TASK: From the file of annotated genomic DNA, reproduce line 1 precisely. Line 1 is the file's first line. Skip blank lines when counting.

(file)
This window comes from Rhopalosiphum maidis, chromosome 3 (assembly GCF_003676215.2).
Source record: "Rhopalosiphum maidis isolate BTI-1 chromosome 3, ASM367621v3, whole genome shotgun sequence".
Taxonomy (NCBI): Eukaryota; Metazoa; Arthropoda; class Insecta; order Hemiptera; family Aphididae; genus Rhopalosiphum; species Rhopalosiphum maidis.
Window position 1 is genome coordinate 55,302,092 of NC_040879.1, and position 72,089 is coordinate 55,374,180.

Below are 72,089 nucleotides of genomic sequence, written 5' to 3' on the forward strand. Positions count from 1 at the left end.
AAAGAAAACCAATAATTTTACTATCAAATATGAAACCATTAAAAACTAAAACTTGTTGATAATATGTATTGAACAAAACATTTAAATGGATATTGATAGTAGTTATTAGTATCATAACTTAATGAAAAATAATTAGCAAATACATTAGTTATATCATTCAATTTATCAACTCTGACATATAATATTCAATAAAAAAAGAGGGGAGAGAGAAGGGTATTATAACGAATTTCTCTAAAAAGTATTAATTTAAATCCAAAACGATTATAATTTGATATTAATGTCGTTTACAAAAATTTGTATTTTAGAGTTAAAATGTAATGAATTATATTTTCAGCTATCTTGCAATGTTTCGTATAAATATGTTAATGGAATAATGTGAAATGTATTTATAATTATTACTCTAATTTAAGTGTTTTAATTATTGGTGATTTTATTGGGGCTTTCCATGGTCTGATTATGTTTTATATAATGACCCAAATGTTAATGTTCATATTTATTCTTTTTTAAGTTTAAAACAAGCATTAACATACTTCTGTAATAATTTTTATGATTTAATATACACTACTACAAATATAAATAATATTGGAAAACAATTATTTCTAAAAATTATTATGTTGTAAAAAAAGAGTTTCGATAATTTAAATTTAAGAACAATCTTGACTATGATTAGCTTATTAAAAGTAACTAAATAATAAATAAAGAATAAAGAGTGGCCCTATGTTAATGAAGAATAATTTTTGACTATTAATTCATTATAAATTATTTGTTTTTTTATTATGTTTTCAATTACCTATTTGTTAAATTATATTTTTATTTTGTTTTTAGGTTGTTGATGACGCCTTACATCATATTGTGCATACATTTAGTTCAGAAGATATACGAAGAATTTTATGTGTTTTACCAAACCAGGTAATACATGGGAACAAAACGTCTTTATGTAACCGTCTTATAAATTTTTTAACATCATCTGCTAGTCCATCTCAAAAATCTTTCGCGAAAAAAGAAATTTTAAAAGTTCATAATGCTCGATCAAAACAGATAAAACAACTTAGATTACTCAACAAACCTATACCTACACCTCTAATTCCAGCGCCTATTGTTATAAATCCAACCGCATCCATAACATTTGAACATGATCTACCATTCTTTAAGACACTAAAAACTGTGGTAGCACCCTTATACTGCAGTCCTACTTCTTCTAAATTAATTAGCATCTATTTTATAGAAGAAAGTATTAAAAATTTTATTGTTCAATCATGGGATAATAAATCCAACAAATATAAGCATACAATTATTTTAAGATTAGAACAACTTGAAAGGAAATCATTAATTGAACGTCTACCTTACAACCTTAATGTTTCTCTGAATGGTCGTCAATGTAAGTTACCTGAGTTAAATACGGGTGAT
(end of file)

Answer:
This window comes from Rhopalosiphum maidis, chromosome 3 (assembly GCF_003676215.2).